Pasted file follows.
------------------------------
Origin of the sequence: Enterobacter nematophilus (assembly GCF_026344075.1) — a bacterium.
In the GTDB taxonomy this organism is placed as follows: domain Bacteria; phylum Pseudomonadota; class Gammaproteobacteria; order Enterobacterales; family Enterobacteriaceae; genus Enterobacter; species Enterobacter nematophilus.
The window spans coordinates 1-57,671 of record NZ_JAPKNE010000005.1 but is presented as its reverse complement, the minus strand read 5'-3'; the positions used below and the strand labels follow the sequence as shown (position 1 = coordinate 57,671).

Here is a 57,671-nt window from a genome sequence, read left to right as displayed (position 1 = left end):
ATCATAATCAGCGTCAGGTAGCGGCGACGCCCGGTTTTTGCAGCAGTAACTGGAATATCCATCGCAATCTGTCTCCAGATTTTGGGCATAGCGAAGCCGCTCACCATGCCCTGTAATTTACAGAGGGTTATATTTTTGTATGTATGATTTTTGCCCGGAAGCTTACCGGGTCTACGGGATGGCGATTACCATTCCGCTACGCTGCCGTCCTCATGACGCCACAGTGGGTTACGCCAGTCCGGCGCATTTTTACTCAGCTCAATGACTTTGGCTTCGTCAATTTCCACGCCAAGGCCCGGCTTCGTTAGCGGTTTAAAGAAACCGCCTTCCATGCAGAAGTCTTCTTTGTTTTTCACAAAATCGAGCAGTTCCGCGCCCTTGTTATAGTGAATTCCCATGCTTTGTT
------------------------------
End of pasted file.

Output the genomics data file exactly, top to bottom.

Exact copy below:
Origin of the sequence: Enterobacter nematophilus (assembly GCF_026344075.1) — a bacterium.
In the GTDB taxonomy this organism is placed as follows: domain Bacteria; phylum Pseudomonadota; class Gammaproteobacteria; order Enterobacterales; family Enterobacteriaceae; genus Enterobacter; species Enterobacter nematophilus.
The window spans coordinates 1-57,671 of record NZ_JAPKNE010000005.1 but is presented as its reverse complement, the minus strand read 5'-3'; the positions used below and the strand labels follow the sequence as shown (position 1 = coordinate 57,671).

Here is a 57,671-nt window from a genome sequence, read left to right as displayed (position 1 = left end):
ATCATAATCAGCGTCAGGTAGCGGCGACGCCCGGTTTTTGCAGCAGTAACTGGAATATCCATCGCAATCTGTCTCCAGATTTTGGGCATAGCGAAGCCGCTCACCATGCCCTGTAATTTACAGAGGGTTATATTTTTGTATGTATGATTTTTGCCCGGAAGCTTACCGGGTCTACGGGATGGCGATTACCATTCCGCTACGCTGCCGTCCTCATGACGCCACAGTGGGTTACGCCAGTCCGGCGCATTTTTACTCAGCTCAATGACTTTGGCTTCGTCAATTTCCACGCCAAGGCCCGGCTTCGTTAGCGGTTTAAAGAAACCGCCTTCCATGCAGAAGTCTTCTTTGTTTTTCACAAAATCGAGCAGTTCCGCGCCCTTGTTATAGTGAATTCCCATGCTTTGTT